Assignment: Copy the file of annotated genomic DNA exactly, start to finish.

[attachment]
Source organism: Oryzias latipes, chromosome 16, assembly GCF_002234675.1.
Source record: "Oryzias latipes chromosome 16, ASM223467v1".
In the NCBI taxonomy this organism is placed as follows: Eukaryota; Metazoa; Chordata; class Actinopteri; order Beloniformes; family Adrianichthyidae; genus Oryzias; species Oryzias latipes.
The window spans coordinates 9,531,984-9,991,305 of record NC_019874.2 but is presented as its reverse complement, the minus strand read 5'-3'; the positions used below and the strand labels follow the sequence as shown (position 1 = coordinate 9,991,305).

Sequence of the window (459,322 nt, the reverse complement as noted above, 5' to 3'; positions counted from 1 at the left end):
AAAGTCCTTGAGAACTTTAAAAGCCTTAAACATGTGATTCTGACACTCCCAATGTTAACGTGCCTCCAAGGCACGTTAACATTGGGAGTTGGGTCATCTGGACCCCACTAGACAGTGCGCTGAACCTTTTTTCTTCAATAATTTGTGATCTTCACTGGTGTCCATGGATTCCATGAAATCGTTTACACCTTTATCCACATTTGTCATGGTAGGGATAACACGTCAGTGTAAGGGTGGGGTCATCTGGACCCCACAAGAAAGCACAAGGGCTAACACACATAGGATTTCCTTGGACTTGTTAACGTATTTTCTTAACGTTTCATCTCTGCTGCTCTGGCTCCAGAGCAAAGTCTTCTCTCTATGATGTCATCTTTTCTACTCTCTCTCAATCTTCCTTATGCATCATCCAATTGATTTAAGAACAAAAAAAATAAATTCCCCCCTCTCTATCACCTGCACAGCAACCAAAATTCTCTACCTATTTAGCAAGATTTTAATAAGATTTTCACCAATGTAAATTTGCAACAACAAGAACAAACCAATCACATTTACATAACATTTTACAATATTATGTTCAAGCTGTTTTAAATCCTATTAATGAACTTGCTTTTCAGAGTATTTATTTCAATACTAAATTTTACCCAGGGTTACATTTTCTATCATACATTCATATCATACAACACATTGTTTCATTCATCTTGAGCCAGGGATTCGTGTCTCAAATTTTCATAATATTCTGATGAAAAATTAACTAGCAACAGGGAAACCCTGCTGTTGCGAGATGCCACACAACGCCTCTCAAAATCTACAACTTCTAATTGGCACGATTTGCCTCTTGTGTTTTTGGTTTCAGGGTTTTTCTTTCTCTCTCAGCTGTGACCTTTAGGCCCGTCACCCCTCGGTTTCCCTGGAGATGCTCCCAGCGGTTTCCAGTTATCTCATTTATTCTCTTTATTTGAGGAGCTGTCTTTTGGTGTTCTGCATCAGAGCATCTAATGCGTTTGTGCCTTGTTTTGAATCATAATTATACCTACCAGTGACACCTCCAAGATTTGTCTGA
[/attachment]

Source organism: Oryzias latipes, chromosome 16, assembly GCF_002234675.1.
Source record: "Oryzias latipes chromosome 16, ASM223467v1".
In the NCBI taxonomy this organism is placed as follows: Eukaryota; Metazoa; Chordata; class Actinopteri; order Beloniformes; family Adrianichthyidae; genus Oryzias; species Oryzias latipes.
The window spans coordinates 9,531,984-9,991,305 of record NC_019874.2 but is presented as its reverse complement, the minus strand read 5'-3'; the positions used below and the strand labels follow the sequence as shown (position 1 = coordinate 9,991,305).

Sequence of the window (459,322 nt, the reverse complement as noted above, 5' to 3'; positions counted from 1 at the left end):
AAAGTCCTTGAGAACTTTAAAAGCCTTAAACATGTGATTCTGACACTCCCAATGTTAACGTGCCTCCAAGGCACGTTAACATTGGGAGTTGGGTCATCTGGACCCCACTAGACAGTGCGCTGAACCTTTTTTCTTCAATAATTTGTGATCTTCACTGGTGTCCATGGATTCCATGAAATCGTTTACACCTTTATCCACATTTGTCATGGTAGGGATAACACGTCAGTGTAAGGGTGGGGTCATCTGGACCCCACAAGAAAGCACAAGGGCTAACACACATAGGATTTCCTTGGACTTGTTAACGTATTTTCTTAACGTTTCATCTCTGCTGCTCTGGCTCCAGAGCAAAGTCTTCTCTCTATGATGTCATCTTTTCTACTCTCTCTCAATCTTCCTTATGCATCATCCAATTGATTTAAGAACAAAAAAAATAAATTCCCCCCTCTCTATCACCTGCACAGCAACCAAAATTCTCTACCTATTTAGCAAGATTTTAATAAGATTTTCACCAATGTAAATTTGCAACAACAAGAACAAACCAATCACATTTACATAACATTTTACAATATTATGTTCAAGCTGTTTTAAATCCTATTAATGAACTTGCTTTTCAGAGTATTTATTTCAATACTAAATTTTACCCAGGGTTACATTTTCTATCATACATTCATATCATACAACACATTGTTTCATTCATCTTGAGCCAGGGATTCGTGTCTCAAATTTTCATAATATTCTGATGAAAAATTAACTAGCAACAGGGAAACCCTGCTGTTGCGAGATGCCACACAACGCCTCTCAAAATCTACAACTTCTAATTGGCACGATTTGCCTCTTGTGTTTTTGGTTTCAGGGTTTTTCTTTCTCTCTCAGCTGTGACCTTTAGGCCCGTCACCCCTCGGTTTCCCTGGAGATGCTCCCAGCGGTTTCCAGTTATCTCATTTATTCTCTTTATTTGAGGAGCTGTCTTTTGGTGTTCTGCATCAGAGCATCTAATGCGTTTGTGCCTTGTTTTGAATCATAATTATACCTACCAGTGACACCTCCAAGATTTGTCTGA